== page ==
Test meter 200 can be turned on by inserting a test strip 100 into a strip port connector 220, by pressing and briefly holding first user interface input 206, or by the detection of data traffic across a data port 218. Test meter 200 can be switched of by removing test strip 100, pressing and briefly holding first user interface input 206, navigating to and selecting a meter off option from a main menu screen, or by not pressing any buttons for a predetermined time. Display 104 can optionally include a backlight.

In one embodiment, test meter 200 can be configured to not receive a calibration input for example, from any external source, when switching from a first test strip batch to a second test strip batch. Thus, in one exemplary embodiment, the meter is configured to not receive a calibration input from external sources, such as a user interface (such as inputs 206, 210, 214), an inserted test strip, a separate code key or a code strip, data port 218. Such a calibration input is not necessary when all of the test strip batches have a substantially uniform calibration characteristic. The calibration input can be a set of values ascribed to a particular test strip batch. For example, the calibration input can include a batch slope and a batch intercept value for a particular test strip batch. The calibrations input, such as batch slope and intercept values, may be preset within the meter as will be described below.

Referring to FIG. 2, an exemplary internal layout of test meter 200 is shown. Test meter 200 may include a processor 300, which in some embodiments described and illustrated herein is a 32-bit RISC microcontroller. In the preferred embodiments described and illustrated herein, processor 300 is preferably selected from the MSP 430 family of ultra-low power microcontrollers manufactured by Texas Instruments of Dallas, Tex. The processor can be bi-directionally connected via I/O ports 314 to a memory 302, which in some embodiments described and illustrated herein is an EEPROM. Also connected to processor 300 via I/O ports 214 are the data port 218, the user interface inputs 206, 210, and 214, and a display driver 320. Data port 218 can be connected to processor 300, thereby enabling transfer of data between memory 302 and an external device, such as a personal computer. User interface inputs 206, 210, and 214 are directly connected to processor 300. Processor 300 controls display 204 via display driver 320. Memory 302 may be pre-loaded with calibration information, such as batch slope and batch intercept values, during production of test meter 200. This pre-loaded calibration information can be accessed and used by processor 300 upon receiving a suitable signal (such as current) from the strip via strip port connector 220 so as to calculate a corresponding analyte level (such as blood glucose concentration) using the signal and the calibration information without receiving calibration input from any external source.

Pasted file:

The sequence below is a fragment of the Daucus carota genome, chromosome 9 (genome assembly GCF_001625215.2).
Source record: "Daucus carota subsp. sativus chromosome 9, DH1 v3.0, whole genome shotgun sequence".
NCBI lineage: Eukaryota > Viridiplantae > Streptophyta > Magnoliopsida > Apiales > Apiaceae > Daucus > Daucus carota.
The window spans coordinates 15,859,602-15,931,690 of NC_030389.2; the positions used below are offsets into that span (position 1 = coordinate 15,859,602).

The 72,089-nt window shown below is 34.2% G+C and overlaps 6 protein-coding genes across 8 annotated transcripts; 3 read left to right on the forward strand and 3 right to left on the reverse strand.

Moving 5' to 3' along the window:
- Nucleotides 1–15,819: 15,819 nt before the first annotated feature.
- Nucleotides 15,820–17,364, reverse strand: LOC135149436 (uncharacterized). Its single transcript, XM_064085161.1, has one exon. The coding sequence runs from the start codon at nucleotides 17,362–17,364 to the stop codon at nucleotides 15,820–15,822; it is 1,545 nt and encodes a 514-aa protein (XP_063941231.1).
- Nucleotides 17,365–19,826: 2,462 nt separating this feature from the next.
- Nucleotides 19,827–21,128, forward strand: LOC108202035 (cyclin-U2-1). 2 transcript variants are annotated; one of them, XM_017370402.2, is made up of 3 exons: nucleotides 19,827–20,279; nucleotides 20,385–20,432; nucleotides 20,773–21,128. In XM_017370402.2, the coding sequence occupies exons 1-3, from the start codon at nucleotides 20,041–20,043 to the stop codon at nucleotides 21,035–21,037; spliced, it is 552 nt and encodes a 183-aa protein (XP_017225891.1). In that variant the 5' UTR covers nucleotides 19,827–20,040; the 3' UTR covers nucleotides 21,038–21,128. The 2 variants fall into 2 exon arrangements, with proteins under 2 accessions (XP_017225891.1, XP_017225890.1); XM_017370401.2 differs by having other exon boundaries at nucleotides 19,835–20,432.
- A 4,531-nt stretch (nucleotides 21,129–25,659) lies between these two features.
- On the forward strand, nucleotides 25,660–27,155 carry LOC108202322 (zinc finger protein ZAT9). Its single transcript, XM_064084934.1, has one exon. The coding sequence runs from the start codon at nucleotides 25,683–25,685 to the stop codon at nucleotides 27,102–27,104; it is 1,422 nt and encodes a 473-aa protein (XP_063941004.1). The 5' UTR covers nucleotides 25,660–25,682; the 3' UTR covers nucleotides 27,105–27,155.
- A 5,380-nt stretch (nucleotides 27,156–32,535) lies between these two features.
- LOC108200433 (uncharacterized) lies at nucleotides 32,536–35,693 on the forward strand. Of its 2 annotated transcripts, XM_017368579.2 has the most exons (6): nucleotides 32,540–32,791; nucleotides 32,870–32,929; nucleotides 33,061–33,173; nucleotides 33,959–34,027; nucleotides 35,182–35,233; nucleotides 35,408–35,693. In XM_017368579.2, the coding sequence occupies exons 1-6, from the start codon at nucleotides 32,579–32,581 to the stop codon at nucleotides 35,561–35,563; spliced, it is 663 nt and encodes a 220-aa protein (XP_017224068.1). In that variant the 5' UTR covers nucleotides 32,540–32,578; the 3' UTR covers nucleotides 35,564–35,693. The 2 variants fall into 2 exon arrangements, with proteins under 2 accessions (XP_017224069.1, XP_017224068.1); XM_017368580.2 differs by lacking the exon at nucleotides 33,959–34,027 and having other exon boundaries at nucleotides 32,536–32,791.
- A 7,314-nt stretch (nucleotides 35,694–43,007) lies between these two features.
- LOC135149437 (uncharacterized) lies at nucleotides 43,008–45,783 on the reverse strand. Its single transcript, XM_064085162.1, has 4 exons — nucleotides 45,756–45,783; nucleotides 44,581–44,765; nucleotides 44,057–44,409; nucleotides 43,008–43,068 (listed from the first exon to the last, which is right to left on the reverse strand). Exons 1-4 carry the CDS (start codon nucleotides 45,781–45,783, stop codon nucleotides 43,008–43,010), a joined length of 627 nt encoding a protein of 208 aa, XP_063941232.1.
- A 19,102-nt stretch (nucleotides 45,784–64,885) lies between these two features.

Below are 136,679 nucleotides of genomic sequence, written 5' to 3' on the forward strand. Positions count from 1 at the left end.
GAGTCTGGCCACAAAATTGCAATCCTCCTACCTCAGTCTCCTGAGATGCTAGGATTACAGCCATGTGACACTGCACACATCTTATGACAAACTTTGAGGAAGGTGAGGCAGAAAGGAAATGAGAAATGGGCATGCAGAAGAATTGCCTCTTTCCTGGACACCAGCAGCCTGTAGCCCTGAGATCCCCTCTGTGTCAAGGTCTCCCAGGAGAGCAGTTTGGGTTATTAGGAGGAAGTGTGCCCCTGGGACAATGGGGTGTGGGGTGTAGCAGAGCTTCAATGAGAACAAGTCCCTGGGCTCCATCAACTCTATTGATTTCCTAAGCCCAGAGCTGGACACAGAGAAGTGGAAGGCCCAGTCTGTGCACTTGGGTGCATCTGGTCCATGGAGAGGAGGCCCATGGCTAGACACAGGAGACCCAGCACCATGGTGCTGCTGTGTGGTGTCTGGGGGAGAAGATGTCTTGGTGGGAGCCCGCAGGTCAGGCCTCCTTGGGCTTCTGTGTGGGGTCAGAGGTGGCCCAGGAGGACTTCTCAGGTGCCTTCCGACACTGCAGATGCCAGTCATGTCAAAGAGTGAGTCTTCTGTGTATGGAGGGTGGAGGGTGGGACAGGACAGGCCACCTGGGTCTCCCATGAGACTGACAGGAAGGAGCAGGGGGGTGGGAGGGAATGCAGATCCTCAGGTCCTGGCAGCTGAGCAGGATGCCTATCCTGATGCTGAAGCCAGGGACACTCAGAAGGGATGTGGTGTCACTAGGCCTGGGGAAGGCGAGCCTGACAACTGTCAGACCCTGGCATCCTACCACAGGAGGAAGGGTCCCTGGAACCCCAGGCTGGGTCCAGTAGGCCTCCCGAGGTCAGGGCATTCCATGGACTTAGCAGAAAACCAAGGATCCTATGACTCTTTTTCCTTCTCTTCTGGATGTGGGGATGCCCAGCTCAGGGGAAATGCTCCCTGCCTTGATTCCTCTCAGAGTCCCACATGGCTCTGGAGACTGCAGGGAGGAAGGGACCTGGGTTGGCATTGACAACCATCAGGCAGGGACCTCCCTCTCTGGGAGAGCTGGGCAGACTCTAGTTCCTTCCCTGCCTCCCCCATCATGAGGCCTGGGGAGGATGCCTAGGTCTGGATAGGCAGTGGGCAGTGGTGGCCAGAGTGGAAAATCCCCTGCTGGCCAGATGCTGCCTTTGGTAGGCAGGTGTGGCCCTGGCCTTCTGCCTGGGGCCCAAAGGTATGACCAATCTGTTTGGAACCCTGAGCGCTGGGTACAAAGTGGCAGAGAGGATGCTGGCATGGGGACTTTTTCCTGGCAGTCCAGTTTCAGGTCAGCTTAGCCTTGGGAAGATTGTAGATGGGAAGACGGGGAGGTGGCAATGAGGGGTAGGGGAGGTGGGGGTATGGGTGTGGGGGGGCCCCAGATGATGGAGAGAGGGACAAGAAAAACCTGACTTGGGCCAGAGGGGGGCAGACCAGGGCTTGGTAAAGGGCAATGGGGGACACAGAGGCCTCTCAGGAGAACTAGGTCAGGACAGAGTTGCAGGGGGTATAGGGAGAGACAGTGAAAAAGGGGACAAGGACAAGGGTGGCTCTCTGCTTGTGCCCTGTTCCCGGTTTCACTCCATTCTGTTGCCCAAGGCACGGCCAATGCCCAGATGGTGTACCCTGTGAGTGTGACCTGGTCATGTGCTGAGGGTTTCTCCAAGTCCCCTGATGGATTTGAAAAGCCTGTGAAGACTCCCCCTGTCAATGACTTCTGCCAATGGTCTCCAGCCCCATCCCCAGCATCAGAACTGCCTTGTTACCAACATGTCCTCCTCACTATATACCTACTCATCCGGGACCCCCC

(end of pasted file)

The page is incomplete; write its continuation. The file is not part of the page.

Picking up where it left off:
In embodiments described and illustrated herein, test meter 200 may include an Application Specific Integrated Circuit (ASIC) 304, so as to provide electronic circuitry used in measurements of glucose level in blood that has been applied to a test strip 100 inserted into strip port connector 220. Analog voltages can pass to and from ASIC 304 by way of an analog interface 306. Analog signals from analog interface 306 can be converted to digital signals by an A/D converter 316. Processor 300 further includes a core 308, a ROM 310 (containing computer code), a RAM 312, and a clock 318. In one embodiment, the processor 300 is configured (or programmed) to disable all of the user interface inputs except for a single input upon a display of an analyte value by the display unit such as, for example, during a time period after an analyte measurement. In an alternative embodiment, the processor 300 is configured (or programmed) to ignore any input from all of the user interface inputs except for a single input upon a display of an analyte value by the display unit.

FIG. 3A is an exemplary exploded perspective view of a test strip 100, which may include seven layers disposed on a substrate 5. The seven layers disposed on substrate 5 can be a conductive layer 50 (which can also be referred to as electrode layer 50), an insulation layer 16, two overlapping reagent layers 22 a and 22 b, an adhesive layer 60 which includes adhesive portions 24, 26, and 28, a hydrophilic layer 70, and a top layer 80. Test strip 100 may be manufactured in a series of steps where the conductive layer 50, insulation layer 16, reagent layers 22, adhesive layer 60 are sequentially deposited on substrate 5 using, for example, a screen-printing process. Hydrophilic layer 70 and top layer 80 can be disposed from a roll stock and laminated onto substrate 5 as either an integrated laminate or as separate layers. Test strip 100 has a distal portion 3 and a proximal portion 4 as shown in FIG. 3A.